Prior to the ACA, health insurers in the individual market used individual characteristics to set premiums, subject to state insurance laws and regula- tions. Thus, they typically used age, gender, location, and health status, among other factors. The ACA prohibited the use of preexisting health conditions, and it prohibited the use of gender to set rates. It also limited the extent to which age could be used; the highest premiums by age could be no more than three times as costly as the least expensive age. However, the ACA does allow up to 50 percent higher premiums for those who use tobacco products. It also requires guaranteed issue; this means that an insurer may not refuse to provide you coverage if you want to buy it.
Insurers have used these characteristics to set premiums that reflected the likely average claims experience of the group. As it turns out, on average women have higher claims experi- ence than men until about age 55. So, historically women have faced higher premiums than men. Similarly, those with a history of heart disease would typically pay more for coverage, if an insurer was willing to offer it.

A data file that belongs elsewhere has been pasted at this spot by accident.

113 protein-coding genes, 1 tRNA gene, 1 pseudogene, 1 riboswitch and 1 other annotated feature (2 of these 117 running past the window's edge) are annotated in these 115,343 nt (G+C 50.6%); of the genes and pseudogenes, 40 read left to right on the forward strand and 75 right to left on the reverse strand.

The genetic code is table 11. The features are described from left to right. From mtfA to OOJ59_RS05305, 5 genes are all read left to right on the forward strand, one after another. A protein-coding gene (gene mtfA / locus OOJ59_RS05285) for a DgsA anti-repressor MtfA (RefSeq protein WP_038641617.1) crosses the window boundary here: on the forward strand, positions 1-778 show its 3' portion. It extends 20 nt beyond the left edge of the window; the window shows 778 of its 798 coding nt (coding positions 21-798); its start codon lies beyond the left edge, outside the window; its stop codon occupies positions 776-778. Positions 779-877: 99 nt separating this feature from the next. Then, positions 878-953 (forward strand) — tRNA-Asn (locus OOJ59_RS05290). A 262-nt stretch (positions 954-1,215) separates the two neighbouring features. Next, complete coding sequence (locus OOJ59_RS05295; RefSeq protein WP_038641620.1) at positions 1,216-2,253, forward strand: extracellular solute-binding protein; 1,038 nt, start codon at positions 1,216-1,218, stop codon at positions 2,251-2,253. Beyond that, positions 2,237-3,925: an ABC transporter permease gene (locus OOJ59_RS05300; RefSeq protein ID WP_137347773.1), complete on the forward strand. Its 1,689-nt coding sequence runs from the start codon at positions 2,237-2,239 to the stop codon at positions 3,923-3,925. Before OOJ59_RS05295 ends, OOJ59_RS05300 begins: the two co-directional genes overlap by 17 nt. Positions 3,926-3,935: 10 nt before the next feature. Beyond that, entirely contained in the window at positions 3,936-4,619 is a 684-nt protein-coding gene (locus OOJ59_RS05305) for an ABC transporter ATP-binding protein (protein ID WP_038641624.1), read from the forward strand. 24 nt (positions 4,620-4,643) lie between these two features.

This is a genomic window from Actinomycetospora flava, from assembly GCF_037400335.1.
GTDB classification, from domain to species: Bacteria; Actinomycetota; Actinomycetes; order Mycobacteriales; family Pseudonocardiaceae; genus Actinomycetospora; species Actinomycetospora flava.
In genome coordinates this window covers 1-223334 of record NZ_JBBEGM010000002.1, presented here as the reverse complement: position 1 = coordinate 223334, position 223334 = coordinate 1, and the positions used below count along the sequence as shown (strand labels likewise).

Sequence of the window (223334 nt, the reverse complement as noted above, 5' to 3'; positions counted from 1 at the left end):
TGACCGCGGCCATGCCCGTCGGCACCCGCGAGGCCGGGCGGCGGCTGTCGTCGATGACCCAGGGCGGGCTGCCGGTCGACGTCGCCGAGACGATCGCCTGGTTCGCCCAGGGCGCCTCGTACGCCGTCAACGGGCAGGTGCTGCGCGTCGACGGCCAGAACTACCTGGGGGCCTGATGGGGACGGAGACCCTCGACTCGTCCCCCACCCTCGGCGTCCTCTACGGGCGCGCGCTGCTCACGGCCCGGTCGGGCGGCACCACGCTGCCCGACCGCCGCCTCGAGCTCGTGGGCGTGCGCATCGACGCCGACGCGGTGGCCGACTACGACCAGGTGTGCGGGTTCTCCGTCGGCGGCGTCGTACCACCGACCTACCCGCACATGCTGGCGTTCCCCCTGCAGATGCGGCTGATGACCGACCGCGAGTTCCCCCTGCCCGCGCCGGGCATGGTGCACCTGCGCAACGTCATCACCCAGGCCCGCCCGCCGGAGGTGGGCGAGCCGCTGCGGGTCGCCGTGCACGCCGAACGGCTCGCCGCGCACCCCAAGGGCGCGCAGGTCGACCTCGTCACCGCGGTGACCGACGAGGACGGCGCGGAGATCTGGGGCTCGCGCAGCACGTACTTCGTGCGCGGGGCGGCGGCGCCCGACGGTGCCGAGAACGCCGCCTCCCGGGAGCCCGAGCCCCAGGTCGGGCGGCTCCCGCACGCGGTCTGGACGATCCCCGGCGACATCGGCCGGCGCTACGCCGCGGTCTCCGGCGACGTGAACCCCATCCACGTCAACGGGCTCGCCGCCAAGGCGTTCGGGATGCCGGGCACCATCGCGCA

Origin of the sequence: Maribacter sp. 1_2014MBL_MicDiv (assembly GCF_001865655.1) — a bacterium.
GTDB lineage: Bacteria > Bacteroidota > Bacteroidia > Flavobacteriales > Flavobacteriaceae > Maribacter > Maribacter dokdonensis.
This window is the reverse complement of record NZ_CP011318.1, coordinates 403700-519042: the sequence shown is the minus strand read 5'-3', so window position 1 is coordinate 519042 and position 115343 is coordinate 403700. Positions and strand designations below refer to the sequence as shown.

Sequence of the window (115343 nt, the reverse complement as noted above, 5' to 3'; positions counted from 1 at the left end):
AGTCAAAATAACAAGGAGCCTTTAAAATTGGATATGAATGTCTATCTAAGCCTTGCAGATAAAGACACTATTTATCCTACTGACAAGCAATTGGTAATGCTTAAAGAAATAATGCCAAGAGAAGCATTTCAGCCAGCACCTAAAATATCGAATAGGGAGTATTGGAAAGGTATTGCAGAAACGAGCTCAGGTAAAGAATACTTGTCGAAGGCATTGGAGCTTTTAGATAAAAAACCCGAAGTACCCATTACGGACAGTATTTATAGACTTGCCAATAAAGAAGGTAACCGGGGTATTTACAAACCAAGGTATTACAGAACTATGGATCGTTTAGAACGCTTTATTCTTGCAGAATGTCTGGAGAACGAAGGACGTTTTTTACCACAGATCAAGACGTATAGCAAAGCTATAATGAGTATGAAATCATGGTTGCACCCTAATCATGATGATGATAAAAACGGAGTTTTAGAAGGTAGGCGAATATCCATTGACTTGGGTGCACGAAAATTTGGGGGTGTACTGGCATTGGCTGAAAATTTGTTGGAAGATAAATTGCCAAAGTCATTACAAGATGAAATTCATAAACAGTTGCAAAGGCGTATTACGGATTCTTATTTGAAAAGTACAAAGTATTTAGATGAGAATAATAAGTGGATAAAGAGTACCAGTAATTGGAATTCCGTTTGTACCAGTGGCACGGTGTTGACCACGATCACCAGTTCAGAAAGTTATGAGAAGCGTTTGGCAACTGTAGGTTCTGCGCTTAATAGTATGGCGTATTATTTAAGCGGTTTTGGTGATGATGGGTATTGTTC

These sorts of regulatory limits have impact only if they are at odds with actual utilization experience. Thus, if older people have actual claims experience five times that of younger people, a law such as the ACA, which sets a maximum premium for older people at no more than three times higher than for younger people, will cause premiums for younger people to be higher. Similarly, if women have higher claims experience, but may not be charged more than men, premiums for women will be relatively lower than prior to the ACA, and premiums will be higher for men. Women have an incentive to join plans, men have an incentive to forgo coverage.